According to Le Châtelier, the position of equilibrium will move in such a way as to counteract the change. That means that the position of equilibrium will move so that the pressure is reduced again.

Pressure is caused by gas molecules hitting the sides of their container. The more molecules you have in the container, the higher the pressure will be. The system can reduce the pressure by reacting in such a way as to produce fewer molecules.

In this case, there are 3 molecules on the left-hand side of the equation, but only 2 on the right. By forming more C and D, the system causes the pressure to reduce.

Increasing the pressure on a gas reaction shifts the position of equilibrium towards the side with fewer molecules.

\begin{gathered} \text{A}_{(g)} + 2\text{B}_{(g)} \xrightleftharpoons{} \text{C}_{(g)} + \text{D}_{(g)} \\ \color{#467abf}{\xrightarrow[ \begin{gathered} \scriptstyle\text{the position of equilibrium moves to the right} \\ \scriptstyle\text{if you increase the pressure} \end{gathered} ]{}} \\ \end{gathered}

#### What would happen if you changed the conditions by decreasing the pressure?

The equilibrium will move in such a way that the pressure increases again. It can do that by producing more molecules. In this case, the position of equilibrium will move towards the left-hand side of the reaction.

\begin{gathered} \text{A}_{(g)} + 2\text{B}_{(g)} \xrightleftharpoons{} \text{C}_{(g)} + \text{D}_{(g)} \\ \color{#467abf}{\xleftarrow[ \begin{gathered} \scriptstyle\text{the position of equilibrium moves to the left} \\ \scriptstyle\text{if you decrease the pressure} \end{gathered} ]{}} \\ \end{gathered}

#### What happens if there are the same number of molecules on both sides of the equilibrium reaction?

In this case, increasing the pressure has no effect whatsoever on the position of the equilibrium. Because you have the same numbers of molecules on both sides, the equilibrium can't move in any way that will reduce the pressure again.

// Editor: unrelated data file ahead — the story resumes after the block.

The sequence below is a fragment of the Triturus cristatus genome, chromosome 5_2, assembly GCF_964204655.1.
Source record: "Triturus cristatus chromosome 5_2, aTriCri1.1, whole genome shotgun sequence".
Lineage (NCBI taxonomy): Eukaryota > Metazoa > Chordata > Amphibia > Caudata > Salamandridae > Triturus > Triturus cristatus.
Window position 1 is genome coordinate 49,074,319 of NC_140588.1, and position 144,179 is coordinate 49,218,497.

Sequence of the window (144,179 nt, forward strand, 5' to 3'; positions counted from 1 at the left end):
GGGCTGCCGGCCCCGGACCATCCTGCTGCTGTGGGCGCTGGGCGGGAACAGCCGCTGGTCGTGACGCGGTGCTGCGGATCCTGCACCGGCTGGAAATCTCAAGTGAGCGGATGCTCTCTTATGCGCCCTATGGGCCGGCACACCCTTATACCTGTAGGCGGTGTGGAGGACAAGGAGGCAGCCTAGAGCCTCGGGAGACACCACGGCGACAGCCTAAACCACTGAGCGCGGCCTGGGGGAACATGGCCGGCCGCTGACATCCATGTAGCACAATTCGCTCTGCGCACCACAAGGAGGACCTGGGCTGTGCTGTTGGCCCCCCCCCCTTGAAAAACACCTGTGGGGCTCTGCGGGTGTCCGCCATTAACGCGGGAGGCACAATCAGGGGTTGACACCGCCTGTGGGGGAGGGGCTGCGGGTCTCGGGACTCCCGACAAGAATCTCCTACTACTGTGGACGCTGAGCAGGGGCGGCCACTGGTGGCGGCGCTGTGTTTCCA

#### Important

Again, this isn't an explanation of why the position of equilibrium moves in the ways described. You will find a rather mathematical treatment of the explanation by following the link below.

Note: You will find a detailed explanation by following this link. If you don't know anything about equilibrium constants (particularly Kp), you should ignore this link. The same thing applies if you don't like things to be too mathematical! If you are a UK A-level student, you won't need this explanation.

### Using Le Châtelier's Principle With a Change of Temperature

For this, you need to know whether heat is given out or absorbed during the reaction. Assume that our forward reaction is exothermic (heat is evolved):

\begin{gathered} \text{A} + 2\text{B} \xrightleftharpoons{} \text{C} + \text{D} \\ \Delta H = {-}250 \text{ kJ mol}^{-1} \end{gathered}

This shows that 250 kJ is evolved (hence the negative sign) when 1 mole of A reacts completely with 2 moles of B. For reversible reactions, the value is always given as if the reaction was one-way in the forward direction.

The back reaction (the conversion of C and D into A and B) would be endothermic by exactly the same amount.

\begin{matrix} \color{#467abf}{\xrightarrow[ \begin{gathered} \scriptstyle\text{250 kJ is given out when 1 mol A and 2 mol B} \\ \scriptstyle\text{react completely to give 1 mol C and 1 mol D} \end{gathered} ]{}} \\ \text{A} + 2\text{B} \xrightleftharpoons{} \text{C} + \text{D} & \Delta H = {-}250 \text{ kJ mol}^{-1} \\ \color{#00CC99}{\xleftarrow[ \begin{gathered} \scriptstyle\text{250 kJ is absorbed when 1 mol C and 1 mol D} \\ \scriptstyle\text{react completely to give 1 mol A and 2 mol B} \end{gathered} ]{}} \end{matrix}

#### What would happen if you changed the conditions by increasing the temperature?

According to Le Châtelier, the position of equilibrium will move in such a way as to counteract the change. That means that the position of equilibrium will move so that the temperature is reduced again.

Suppose the system is in equilibrium at 300°C, and you increase the temperature to 500°C. How can the reaction counteract the change you have made? How can it cool itself down again?